Need a surf buddy

Added: Leighton Shoaf - Date: 09.04.2022 08:18 - Views: 13199 - Clicks: 3965

I have been able to get out in the water, during the golden quiet time that is otherwise known as just after 9am on a weekday, nearly every day for the past few weeks. It has been absolute bliss. It took me a while over a year to be precise to get comfortable getting here though. Before the break up see my first post , my buddy was my surfing-since-grommit-and-ridiculously-athletic-ex who, for his sins, introduced me to my addiction. His eagle eye and natural over protective instinct made me feel safe in the water, no matter how large the waves got, how rippy the ocean was, or how biting the wind became.

Obviously, since the demise of our relationship, I have lost what I realised was a huge physical and mental safety net for me. At first, I leaned heavily on my surfing friends, who I would try to persuade, corral, and outright coerce into going for a paddle with me every chance possible. I even ed a meetup group. I told myself, just take one step, if you freak out, you can always just paddle in. I have not looked back. It was as simple as that. However, when my choice is between surfing alone or not surfing, surfing within life-preserving reason wins.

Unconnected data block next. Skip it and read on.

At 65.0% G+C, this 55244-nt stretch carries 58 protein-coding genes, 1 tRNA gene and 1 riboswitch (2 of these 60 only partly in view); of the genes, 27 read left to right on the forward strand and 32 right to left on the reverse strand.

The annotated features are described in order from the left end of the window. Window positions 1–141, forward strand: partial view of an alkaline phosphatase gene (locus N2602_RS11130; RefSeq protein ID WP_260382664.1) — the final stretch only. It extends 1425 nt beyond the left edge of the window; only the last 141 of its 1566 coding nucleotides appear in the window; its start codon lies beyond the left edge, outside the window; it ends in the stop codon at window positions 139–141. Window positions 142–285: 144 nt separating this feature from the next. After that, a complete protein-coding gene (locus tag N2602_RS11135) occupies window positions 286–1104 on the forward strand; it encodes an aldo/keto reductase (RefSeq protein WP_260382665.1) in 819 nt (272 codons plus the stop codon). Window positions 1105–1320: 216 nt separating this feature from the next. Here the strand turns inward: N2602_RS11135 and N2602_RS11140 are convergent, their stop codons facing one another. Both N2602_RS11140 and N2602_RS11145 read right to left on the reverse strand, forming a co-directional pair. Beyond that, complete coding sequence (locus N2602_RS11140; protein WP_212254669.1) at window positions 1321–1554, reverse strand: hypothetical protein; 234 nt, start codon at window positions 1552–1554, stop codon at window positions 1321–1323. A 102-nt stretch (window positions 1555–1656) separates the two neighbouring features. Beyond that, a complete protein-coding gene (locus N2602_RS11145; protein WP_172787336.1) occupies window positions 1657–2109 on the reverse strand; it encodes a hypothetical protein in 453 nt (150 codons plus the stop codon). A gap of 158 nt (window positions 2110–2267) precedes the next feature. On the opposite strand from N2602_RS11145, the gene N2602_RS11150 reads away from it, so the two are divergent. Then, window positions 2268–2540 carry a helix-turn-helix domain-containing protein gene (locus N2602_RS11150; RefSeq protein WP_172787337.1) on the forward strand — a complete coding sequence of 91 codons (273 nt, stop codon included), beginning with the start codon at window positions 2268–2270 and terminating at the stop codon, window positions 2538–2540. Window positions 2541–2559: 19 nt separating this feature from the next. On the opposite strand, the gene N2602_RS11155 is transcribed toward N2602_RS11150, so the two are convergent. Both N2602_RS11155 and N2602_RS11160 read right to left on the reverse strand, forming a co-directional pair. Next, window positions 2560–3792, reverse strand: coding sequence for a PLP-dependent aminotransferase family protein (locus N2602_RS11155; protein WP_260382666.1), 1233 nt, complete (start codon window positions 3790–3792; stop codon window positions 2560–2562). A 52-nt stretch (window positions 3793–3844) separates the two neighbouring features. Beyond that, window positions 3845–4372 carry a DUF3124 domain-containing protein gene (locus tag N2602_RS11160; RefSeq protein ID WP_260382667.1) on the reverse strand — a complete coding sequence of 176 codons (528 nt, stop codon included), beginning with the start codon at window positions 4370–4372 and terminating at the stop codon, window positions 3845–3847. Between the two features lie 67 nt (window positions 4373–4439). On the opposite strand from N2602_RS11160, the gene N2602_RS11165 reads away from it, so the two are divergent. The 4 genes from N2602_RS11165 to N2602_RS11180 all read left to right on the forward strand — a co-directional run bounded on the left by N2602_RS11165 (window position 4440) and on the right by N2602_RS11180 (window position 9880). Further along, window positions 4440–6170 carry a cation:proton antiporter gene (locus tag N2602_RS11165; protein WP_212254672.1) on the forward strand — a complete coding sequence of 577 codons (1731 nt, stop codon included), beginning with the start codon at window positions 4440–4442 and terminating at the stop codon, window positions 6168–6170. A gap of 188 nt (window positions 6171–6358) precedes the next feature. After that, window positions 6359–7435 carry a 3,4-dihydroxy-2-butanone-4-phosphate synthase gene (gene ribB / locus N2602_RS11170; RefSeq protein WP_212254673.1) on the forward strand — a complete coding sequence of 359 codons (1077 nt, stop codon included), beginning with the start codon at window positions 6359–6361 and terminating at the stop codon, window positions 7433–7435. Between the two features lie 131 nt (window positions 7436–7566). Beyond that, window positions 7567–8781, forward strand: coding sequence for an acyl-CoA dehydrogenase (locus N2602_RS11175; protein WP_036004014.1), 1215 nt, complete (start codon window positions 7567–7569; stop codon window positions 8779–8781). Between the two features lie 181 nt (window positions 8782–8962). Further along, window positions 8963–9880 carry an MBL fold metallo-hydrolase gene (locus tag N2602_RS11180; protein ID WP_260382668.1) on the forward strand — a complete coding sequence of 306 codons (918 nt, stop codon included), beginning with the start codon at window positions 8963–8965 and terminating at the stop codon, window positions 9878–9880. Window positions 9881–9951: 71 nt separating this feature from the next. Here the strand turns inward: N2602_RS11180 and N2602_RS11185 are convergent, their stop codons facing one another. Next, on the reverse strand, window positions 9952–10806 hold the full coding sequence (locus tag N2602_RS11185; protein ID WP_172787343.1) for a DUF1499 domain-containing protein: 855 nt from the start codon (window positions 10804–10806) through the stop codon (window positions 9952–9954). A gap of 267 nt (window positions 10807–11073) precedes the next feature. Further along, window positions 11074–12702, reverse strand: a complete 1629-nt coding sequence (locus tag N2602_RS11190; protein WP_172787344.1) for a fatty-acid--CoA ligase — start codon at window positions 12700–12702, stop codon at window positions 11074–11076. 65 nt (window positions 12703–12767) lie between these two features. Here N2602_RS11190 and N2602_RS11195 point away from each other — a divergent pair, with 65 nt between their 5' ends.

Some useful safety tips that I have read and gleaned from much more experienced surfers about surfing sans buddy are:. What bait fish look like in the water surf near the lifesaving flags if any so you will hear any shark alarms if you see a dark shadow, or a stomach churning fin, paddle calmly away. The above also assumes that you have taken all the other usual safety precautions i.

Thanks for stopping by! Great tips, especially about bright clothes and boards. My non-surfing buddies always could find me by my bright blue board. This site uses Akismet to reduce spam. Learn how your comment data is processed. A surfer, in the ocean. Some useful safety tips that I have read and gleaned from much more experienced surfers about surfing sans buddy are: Tell someone where you are going to surf and when they can expect you to come back. Try to pick a spot where there are at least one or two other surfers or within view of lifeguards.

Be vigilant. Constantly assess the conditions as they can quickly change. Have a point of reference on land and check it regularly as the currents can easily carry you hundreds of metres away from where you started and where your car may be parked! Know how to handle yourself in the water. There will be instances where your leg rope may break, or your board will snap.

You need to be able to swim back to shore. If your swimming abilities are dubious, take swim correction classes or practice at your local pool on non-surf days. If your board breaks, use what you can as a flotation device. Wear bright colours, rock a bright board. Know your limits. This one is pretty self-explanatory. If you can only surf whitewash, stay there. Always keep some gas in the tank in case of a big wipe-out. Avoid sharks.

This means: if you see schools of bait fish around, paddle away! They are like babe magnets…. Safe surfing guys! post Why am I still surfing? Next post The Cowabunga look. Your thoughts? Cancel reply.

Need a surf buddy

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Surfing sans buddy when you’re a beginner